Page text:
Your odometer just hit 100,000 and that has you asking the question, is it time to sell? Before you head to your nearest dealership to trade in for a new ride, consider these 3 time and money saving factors.
What’s it Worth?
Do a little research on your car’s make and model and always take into consideration the condition it is in. You’ll want to look up the trade-in value because that is what a dealer will most likely give you in exchange for your ride. Kelly Blue Book (www.kbb.com) is a great resource for finding out what your vehicle is currently worth given its condition and how many miles it has.
When was the last time you replaced the brakes or had a major mechanical repair performed? If the answer is “never” you could be in a world of hurt when it comes to resale value. Just because she “runs like a dream” doesn’t mean she always will. The next buyer (or dealer) will want to know about recent repairs, beyond oil changes and monthly maintenance, and too many or not enough can decrease the resale value.
You may want to invest a little money back into it to make it more appealing to buyers. These may include: new tires, brakes, water pumps, timing belts, and suspension parts. Just a couple of upgrades before selling could possibly provide a better return on your vehicle.
Is it Worth it?
Another factor you need to consider is the cost of necessary repairs vs. the trade-in value. If all of the maintenance mentioned above (and even some we did not mention) are critical to the vehicle running efficiently, this could wind up costing you even more than what someone will buy it for.
If this is the case, you may need to cut your losses and ditch it to a dealer!
However, some minor maintenance issues could lead to major issues if ignored. Take the timing belt for example. Replacing a timing belt could cost around $600. But, if ignored, this could lead to serious engine trouble which could cost thousands!
Small minor repairs could extend the life of your vehicle and your wallet. Finding the right carrier for your shipping needs is essential—but there are thousands to choose from with varying degrees of quality and price. Contact us today for a free quote!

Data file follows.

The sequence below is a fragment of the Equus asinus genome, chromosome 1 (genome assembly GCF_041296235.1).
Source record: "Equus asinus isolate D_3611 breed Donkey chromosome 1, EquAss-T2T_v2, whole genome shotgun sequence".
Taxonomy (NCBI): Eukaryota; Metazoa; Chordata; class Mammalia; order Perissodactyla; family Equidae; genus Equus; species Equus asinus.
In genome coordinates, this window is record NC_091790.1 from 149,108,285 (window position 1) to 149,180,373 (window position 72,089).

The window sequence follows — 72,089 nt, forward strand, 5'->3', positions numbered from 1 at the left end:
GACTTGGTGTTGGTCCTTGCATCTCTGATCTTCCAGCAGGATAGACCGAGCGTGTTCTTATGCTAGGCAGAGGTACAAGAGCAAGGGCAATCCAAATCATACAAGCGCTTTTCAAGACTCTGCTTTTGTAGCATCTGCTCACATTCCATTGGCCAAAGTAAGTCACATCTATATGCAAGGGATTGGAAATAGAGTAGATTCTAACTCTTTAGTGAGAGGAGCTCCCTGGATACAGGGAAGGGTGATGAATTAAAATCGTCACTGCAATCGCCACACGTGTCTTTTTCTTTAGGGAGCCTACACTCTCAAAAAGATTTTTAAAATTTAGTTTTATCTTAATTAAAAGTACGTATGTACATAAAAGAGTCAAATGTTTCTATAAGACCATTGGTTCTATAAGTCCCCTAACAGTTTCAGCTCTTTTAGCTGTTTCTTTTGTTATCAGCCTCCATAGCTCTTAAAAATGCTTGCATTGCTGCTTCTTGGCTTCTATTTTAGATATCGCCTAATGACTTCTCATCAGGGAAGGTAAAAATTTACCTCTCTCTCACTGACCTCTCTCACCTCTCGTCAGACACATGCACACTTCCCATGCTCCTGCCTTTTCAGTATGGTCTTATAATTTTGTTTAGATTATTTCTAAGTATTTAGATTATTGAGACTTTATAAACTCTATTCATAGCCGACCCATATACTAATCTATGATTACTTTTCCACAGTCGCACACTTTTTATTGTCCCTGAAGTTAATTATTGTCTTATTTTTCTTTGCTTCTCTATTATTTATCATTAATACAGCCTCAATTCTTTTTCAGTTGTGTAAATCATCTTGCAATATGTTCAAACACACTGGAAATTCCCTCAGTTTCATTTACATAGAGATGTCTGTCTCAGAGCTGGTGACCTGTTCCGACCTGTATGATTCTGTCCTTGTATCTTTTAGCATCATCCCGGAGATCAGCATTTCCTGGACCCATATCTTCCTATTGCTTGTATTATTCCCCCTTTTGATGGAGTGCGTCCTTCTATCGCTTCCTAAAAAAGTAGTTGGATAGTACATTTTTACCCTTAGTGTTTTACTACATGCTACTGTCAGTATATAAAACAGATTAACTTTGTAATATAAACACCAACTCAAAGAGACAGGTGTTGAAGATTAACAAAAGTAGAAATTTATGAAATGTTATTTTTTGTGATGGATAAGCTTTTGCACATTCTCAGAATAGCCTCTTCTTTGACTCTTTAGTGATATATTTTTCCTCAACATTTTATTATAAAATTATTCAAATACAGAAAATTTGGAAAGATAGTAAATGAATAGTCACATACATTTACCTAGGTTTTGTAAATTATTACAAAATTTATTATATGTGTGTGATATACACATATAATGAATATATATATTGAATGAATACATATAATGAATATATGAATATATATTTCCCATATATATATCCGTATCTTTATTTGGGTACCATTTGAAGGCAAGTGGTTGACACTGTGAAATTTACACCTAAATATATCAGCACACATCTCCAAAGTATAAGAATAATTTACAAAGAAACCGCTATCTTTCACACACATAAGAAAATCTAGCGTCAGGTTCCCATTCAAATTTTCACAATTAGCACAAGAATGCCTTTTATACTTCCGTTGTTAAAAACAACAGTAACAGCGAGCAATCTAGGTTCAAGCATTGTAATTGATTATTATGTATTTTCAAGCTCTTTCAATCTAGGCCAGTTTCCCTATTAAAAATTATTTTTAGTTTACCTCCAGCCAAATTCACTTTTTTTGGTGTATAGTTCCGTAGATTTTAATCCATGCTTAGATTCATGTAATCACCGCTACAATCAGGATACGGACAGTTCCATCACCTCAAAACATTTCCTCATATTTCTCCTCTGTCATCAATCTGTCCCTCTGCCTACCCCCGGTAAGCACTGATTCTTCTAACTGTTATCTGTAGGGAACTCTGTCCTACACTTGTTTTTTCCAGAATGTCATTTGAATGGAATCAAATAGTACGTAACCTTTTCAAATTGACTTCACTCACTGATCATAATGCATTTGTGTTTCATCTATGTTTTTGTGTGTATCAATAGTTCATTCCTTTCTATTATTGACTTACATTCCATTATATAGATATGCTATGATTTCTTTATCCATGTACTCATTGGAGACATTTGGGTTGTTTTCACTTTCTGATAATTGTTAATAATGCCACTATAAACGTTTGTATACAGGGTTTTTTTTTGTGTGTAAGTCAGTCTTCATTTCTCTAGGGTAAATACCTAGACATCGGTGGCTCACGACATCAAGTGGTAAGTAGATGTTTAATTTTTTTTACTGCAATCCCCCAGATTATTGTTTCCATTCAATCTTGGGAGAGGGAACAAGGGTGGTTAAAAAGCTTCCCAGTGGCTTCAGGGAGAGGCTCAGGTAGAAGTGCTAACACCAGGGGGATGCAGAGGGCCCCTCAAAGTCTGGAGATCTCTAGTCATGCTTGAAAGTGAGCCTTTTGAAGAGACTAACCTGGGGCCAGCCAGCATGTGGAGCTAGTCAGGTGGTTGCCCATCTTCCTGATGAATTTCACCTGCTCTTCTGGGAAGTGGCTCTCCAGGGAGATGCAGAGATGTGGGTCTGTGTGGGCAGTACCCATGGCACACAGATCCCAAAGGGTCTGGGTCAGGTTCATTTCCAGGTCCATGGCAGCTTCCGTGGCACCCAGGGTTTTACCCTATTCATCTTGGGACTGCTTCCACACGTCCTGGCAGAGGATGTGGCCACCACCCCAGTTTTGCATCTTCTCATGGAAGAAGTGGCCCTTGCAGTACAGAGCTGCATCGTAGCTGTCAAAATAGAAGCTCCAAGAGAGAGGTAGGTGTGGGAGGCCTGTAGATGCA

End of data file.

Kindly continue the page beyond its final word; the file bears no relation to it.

Frequently Asked Questions
Answers to Your Car Moving Questions
The hardest thing for people researching car moving companies to understand is that the prices they are getting are not hard and fast gaurantees, but rather ESTIMATES of what one company thinks it will take to get a vehicle moved promptly versus another company's opinion of what it will take. Don't be fooled, there are not carriers committed to take your vehicle at these quoted prices, the company you choose will still have to get to work getting a carrier to commit to move it at the price they quote you.
Your total price breaks down into two parts, the broker's fee (or 'deposit' as everyone calls it) and the carriers fee (your COD amount) Make no mistake about this, EVERYONE YOU ARE GETTING SALES CALLS FROM IS GOING TO BROKER YOUR MOVE. In this industry, there are brokers who try to fool you into thinking that they are the actual carriers and there are an equal amount of carriers who sell themselves on the fact that they have a truck or two but are not being honest about the fact that they broker out 90% of the orders they book. Here is a quick easy way to tell, if a company takes an up front fee, whether they call it a deposit or any other name, they are a broker. Carriers do not take any payment until the vehicle is delivered.
In our opinion, you are crazy to do so. Have you ever been paid up front for the work that you perform for your employer? Why would you pay a fee up front when there are reliable and trustworthy companies like ours that won't ask for it until we provide you with your carriers details?
The average transit time from pick up to delivery on any vehicle going coast to coast will be between one and two weeks. From there you can figure your transit time based on how far your vehicle is traveling, i.e. from either coast to the Midwest might average 3-7 days.